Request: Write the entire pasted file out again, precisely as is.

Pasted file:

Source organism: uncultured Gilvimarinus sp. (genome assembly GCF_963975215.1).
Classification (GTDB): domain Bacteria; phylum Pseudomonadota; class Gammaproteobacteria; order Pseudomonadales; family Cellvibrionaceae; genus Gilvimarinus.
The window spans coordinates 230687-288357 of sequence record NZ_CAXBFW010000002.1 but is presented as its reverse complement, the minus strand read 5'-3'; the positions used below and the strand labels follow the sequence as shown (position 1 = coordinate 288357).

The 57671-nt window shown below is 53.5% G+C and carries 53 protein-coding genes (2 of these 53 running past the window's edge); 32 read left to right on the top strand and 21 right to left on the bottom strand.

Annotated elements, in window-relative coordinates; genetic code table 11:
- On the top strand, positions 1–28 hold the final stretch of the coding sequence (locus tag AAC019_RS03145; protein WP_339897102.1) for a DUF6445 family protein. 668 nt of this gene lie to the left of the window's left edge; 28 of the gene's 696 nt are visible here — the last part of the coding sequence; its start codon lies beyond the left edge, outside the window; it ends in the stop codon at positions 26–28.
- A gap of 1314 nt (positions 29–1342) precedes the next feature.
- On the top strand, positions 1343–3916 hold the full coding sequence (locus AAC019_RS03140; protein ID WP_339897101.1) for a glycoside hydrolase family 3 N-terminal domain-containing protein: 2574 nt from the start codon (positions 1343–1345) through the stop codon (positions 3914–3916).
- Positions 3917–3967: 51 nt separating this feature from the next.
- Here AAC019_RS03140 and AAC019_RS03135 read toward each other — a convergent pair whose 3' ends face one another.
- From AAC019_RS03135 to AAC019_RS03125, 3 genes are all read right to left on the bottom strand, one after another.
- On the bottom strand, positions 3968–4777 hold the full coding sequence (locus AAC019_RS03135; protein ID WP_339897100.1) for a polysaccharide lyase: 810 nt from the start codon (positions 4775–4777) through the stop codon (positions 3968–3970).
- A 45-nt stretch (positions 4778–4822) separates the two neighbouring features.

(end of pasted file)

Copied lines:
Source organism: uncultured Gilvimarinus sp. (genome assembly GCF_963975215.1).
Classification (GTDB): domain Bacteria; phylum Pseudomonadota; class Gammaproteobacteria; order Pseudomonadales; family Cellvibrionaceae; genus Gilvimarinus.
The window spans coordinates 230687-288357 of sequence record NZ_CAXBFW010000002.1 but is presented as its reverse complement, the minus strand read 5'-3'; the positions used below and the strand labels follow the sequence as shown (position 1 = coordinate 288357).

The 57671-nt window shown below is 53.5% G+C and carries 53 protein-coding genes (2 of these 53 running past the window's edge); 32 read left to right on the top strand and 21 right to left on the bottom strand.

Annotated elements, in window-relative coordinates; genetic code table 11:
- On the top strand, positions 1–28 hold the final stretch of the coding sequence (locus tag AAC019_RS03145; protein WP_339897102.1) for a DUF6445 family protein. 668 nt of this gene lie to the left of the window's left edge; 28 of the gene's 696 nt are visible here — the last part of the coding sequence; its start codon lies beyond the left edge, outside the window; it ends in the stop codon at positions 26–28.
- A gap of 1314 nt (positions 29–1342) precedes the next feature.
- On the top strand, positions 1343–3916 hold the full coding sequence (locus AAC019_RS03140; protein ID WP_339897101.1) for a glycoside hydrolase family 3 N-terminal domain-containing protein: 2574 nt from the start codon (positions 1343–1345) through the stop codon (positions 3914–3916).
- Positions 3917–3967: 51 nt separating this feature from the next.
- Here AAC019_RS03140 and AAC019_RS03135 read toward each other — a convergent pair whose 3' ends face one another.
- From AAC019_RS03135 to AAC019_RS03125, 3 genes are all read right to left on the bottom strand, one after another.
- On the bottom strand, positions 3968–4777 hold the full coding sequence (locus AAC019_RS03135; protein ID WP_339897100.1) for a polysaccharide lyase: 810 nt from the start codon (positions 4775–4777) through the stop codon (positions 3968–3970).
- A 45-nt stretch (positions 4778–4822) separates the two neighbouring features.